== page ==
Premier Christy Clark received a standing ovation for her speech from the Union of B.C. Municipalities Friday

Clark spends on rural communities, fire prevention

Surplus money to boost forest fire prevention, small-town economic diversification and 'guns and gangs' strategy

Premier Christy Clark peppered her annual address to local politicians with spending announcements Friday, mostly aimed at smaller and rural communities.

Clark emphasized the outsized contribution of small resource communities to the provincial economy, and said the extra help is made possible by the B.C. government’s spending control that has left three straight budget surpluses.

A $75 million “rural dividend” will be available over three years to communities of fewer than 25,000 people that are outside urban areas. The fund is to diversify local economies, but details won’t be released until March 2016.

Clark warned of increasingly severe forest fire seasons due to planetary warming, announcing a $10 million top-up to B.C.’s forest fire prevention program to control fuel in interface areas. The program started in 2004 and has been criticized for focusing on local plans rather than action. The forests ministry says more than 780 square kilometres have been treated so far.

Clark also announced a $90 million extension to the infrastructure fund for small communities, which started last year and is funded 50-50 by the federal and provincial governments. It’s available to communities under 100,000 people, covering up to two thirds of eligible projects, with applications accepted starting Oct. 30.

Urban communities will likely benefit most from a $5 million addition to the province’s “guns and gangs” strategy, which targets prolific and gang-related offenders and school programs to warn young people away from gang involvement.

While Clark received a standing ovation before and after her speech to the Union of B.C. Municipalities convention in Vancouver, discussion before her arrival showed not everyone is pleased with the government’s direction.

An event that began with a small protest outside against the Site C dam project, beginning on the Peace River, ended with a resolution to reverse Victoria’s forced exclusion of the affected land from the agricultural land reserve.

The province imposed four-year election terms on local governments before last year’s municipal elections. At the convention, delegates reversed their long-standing position and called on the province to provide recall legislation for local councils.

Just Posted

15 new mayors to take office across the Kootenays

Here’s a look at the highlights from across the Kootenay region in B.C.

Mayoral results from across B.C.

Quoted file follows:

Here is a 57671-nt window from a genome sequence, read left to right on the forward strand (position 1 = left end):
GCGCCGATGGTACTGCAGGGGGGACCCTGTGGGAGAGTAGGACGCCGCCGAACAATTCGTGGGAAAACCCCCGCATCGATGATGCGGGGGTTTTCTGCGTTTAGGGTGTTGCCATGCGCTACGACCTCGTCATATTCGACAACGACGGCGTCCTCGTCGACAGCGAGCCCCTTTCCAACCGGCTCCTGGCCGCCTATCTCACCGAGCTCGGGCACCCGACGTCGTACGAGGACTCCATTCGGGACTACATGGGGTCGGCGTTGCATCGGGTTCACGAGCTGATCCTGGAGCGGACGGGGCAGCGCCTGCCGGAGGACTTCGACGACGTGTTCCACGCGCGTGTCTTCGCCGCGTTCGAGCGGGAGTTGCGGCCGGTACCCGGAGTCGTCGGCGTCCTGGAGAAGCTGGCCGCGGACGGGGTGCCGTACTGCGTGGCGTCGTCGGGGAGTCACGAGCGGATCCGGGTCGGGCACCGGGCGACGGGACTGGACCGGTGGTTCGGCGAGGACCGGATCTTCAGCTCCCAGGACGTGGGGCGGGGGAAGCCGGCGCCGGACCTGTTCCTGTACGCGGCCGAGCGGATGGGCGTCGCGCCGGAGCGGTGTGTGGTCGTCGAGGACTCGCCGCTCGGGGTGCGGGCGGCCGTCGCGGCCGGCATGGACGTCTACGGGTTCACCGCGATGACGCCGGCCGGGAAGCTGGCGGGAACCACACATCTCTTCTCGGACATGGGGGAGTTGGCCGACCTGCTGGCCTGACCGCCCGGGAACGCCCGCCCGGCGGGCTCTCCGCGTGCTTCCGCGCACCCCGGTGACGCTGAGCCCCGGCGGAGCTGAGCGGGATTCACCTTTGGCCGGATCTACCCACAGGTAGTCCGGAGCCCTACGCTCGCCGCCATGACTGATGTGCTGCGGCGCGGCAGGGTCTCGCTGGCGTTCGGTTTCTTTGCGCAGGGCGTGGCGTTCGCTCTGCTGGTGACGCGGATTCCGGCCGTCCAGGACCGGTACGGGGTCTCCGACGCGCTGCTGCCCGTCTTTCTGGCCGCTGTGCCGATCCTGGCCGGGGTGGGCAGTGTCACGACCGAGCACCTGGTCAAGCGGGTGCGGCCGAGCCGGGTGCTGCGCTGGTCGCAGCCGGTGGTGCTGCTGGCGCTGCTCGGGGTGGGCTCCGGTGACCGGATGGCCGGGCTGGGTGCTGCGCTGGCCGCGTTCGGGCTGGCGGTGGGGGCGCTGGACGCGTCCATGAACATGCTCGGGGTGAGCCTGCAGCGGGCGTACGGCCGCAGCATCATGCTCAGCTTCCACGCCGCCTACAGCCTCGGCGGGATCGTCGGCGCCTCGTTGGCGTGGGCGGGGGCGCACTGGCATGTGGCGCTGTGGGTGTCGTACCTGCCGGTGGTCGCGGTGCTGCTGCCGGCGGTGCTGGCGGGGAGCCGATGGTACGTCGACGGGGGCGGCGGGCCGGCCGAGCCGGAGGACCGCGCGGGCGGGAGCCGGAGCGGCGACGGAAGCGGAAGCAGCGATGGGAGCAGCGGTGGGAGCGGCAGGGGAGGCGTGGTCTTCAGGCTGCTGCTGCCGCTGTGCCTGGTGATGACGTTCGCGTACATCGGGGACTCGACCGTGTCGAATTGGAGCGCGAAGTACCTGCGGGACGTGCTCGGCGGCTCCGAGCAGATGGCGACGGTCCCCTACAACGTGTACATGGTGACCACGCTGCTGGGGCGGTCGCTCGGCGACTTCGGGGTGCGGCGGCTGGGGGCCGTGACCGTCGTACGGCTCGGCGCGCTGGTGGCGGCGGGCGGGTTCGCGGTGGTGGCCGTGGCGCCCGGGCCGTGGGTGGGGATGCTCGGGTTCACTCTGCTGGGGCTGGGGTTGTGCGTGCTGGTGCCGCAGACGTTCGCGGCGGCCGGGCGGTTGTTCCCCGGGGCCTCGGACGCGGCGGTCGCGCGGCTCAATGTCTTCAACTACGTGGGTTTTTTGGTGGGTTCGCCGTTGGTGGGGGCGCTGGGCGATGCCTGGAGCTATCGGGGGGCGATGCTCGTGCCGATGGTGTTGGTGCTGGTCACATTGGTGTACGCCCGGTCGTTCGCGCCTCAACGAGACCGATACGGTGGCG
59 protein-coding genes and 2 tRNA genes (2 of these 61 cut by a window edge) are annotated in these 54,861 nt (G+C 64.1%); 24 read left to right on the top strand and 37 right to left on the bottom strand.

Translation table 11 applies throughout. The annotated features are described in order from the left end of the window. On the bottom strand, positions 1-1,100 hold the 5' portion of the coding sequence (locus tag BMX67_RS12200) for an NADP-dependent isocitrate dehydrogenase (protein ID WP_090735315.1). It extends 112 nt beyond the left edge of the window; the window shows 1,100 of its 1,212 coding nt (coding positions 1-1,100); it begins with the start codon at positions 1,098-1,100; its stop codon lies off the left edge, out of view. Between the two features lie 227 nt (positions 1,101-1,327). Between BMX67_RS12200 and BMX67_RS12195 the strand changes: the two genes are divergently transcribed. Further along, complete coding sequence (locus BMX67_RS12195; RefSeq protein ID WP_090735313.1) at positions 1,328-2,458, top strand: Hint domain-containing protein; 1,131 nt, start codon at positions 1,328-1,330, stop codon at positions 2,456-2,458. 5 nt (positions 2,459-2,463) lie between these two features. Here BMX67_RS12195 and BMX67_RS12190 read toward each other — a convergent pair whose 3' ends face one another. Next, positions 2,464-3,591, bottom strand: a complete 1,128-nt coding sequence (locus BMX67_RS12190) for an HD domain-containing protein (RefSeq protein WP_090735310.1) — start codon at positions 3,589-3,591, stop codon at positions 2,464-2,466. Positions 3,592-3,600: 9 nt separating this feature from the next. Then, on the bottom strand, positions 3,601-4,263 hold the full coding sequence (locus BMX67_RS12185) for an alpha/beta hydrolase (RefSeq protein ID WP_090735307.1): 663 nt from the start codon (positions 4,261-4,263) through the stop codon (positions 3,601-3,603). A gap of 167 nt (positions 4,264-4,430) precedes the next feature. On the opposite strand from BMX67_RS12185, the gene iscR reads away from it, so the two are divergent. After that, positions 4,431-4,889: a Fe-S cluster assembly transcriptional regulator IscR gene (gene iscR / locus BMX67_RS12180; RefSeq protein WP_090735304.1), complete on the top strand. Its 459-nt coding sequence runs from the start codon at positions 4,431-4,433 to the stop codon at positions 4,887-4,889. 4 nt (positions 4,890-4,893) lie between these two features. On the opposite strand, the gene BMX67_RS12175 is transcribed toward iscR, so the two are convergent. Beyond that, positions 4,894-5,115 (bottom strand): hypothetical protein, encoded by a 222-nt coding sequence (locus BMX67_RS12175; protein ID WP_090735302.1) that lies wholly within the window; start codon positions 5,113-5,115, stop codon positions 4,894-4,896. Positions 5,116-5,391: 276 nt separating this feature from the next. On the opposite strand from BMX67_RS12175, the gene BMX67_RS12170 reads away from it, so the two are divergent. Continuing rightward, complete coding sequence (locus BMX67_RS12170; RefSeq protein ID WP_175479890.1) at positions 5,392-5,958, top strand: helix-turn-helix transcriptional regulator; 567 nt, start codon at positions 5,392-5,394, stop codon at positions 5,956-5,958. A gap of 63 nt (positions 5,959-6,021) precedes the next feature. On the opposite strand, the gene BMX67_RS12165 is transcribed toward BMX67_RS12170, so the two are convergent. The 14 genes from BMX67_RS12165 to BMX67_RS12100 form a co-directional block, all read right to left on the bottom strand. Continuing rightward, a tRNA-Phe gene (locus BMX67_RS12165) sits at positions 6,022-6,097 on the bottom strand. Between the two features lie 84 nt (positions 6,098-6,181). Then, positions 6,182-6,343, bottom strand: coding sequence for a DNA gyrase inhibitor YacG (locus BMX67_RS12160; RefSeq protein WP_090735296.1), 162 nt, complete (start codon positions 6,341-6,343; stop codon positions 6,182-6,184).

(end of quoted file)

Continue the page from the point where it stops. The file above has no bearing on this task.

Voters in 162 municipalities in B.C. set to elect mayor, council, school board and more

Every vote counts: 10 tightest races in B.C.’s municipal elections

Peachland saw their election decided by just one vote

Why municipal elections are important

Voting helps shape our community

Director happy with referendum results

Columbia Shuswap Regional District Area A residents voted in favour of the… Continue reading

‘She’s charging. Oh God’: Mama grizzly runs at B.C. man armed with shotgun

People online were quick to question – and defend – a man’s decision to shoot a grizzly bear charging him on a Bella Coola front yard

Canada announces $20M fund for women entrepreneurs

New federal program will provide up to $100,000 for female business owners to grow their operations

Vancouver Island man claims falling ice smashed his truck windshield

Man discovered volleyball-sized chunk ice on his truck Saturday, near Nanaimo, B.C.

B.C. veteran combats PTSD in the ring and on the farm

Cam Tetrault is a valuable contributor at Quesnel’s Two Rivers Boxing Club

B.C. vegan butcher to appear on Dragons’ Den

Victoria’s Very Good Butchers will star in Nov. 29 episode

Fast ferries from B.C. spotted in Egypt

Controversial aluminum BC Ferries vessels ’big white elephants covered in dust,’ eyewitness says

Canadian troops, families take shelter in hotel after Florida hurricane

Most of the Canadians were evacuated from the military base before Hurricane Michael

B.C. jury trial hears police-sting audio of man accused of killing girl, 12

Garry Handlen has pleaded not guilty to the first-degree murder of Monica Jack on May 6, 1978.

5 tips to keep trick-or-treaters safe this Halloween

BC Children’s Hospital has a few suggestions to keep Oct. 31 fun

Most Read